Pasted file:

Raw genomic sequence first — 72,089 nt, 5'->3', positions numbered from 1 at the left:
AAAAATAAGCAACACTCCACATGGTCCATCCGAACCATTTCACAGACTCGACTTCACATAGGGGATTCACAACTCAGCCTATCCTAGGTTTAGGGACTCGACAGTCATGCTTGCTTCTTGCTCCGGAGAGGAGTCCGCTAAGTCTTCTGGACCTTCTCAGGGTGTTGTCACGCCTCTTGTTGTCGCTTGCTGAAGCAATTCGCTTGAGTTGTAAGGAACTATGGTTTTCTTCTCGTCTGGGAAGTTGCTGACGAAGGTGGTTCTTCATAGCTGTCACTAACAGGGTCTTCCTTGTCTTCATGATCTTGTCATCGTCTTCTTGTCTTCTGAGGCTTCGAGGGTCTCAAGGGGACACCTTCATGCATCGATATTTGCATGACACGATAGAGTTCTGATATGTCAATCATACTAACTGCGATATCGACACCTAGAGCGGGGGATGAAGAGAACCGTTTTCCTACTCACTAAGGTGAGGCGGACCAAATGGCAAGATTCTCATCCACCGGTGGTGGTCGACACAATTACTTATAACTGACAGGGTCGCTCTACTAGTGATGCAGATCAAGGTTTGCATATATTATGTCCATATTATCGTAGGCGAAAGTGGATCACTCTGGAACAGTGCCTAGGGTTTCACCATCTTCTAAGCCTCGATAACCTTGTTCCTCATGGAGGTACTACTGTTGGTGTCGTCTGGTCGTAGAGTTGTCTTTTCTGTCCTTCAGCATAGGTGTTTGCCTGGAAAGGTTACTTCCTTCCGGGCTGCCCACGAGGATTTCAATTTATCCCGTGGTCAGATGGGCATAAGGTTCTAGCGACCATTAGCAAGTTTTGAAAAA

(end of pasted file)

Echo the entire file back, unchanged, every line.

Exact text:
Raw genomic sequence first — 72,089 nt, 5'->3', positions numbered from 1 at the left:
AAAAATAAGCAACACTCCACATGGTCCATCCGAACCATTTCACAGACTCGACTTCACATAGGGGATTCACAACTCAGCCTATCCTAGGTTTAGGGACTCGACAGTCATGCTTGCTTCTTGCTCCGGAGAGGAGTCCGCTAAGTCTTCTGGACCTTCTCAGGGTGTTGTCACGCCTCTTGTTGTCGCTTGCTGAAGCAATTCGCTTGAGTTGTAAGGAACTATGGTTTTCTTCTCGTCTGGGAAGTTGCTGACGAAGGTGGTTCTTCATAGCTGTCACTAACAGGGTCTTCCTTGTCTTCATGATCTTGTCATCGTCTTCTTGTCTTCTGAGGCTTCGAGGGTCTCAAGGGGACACCTTCATGCATCGATATTTGCATGACACGATAGAGTTCTGATATGTCAATCATACTAACTGCGATATCGACACCTAGAGCGGGGGATGAAGAGAACCGTTTTCCTACTCACTAAGGTGAGGCGGACCAAATGGCAAGATTCTCATCCACCGGTGGTGGTCGACACAATTACTTATAACTGACAGGGTCGCTCTACTAGTGATGCAGATCAAGGTTTGCATATATTATGTCCATATTATCGTAGGCGAAAGTGGATCACTCTGGAACAGTGCCTAGGGTTTCACCATCTTCTAAGCCTCGATAACCTTGTTCCTCATGGAGGTACTACTGTTGGTGTCGTCTGGTCGTAGAGTTGTCTTTTCTGTCCTTCAGCATAGGTGTTTGCCTGGAAAGGTTACTTCCTTCCGGGCTGCCCACGAGGATTTCAATTTATCCCGTGGTCAGATGGGCATAAGGTTCTAGCGACCATTAGCAAGTTTTGAAAAA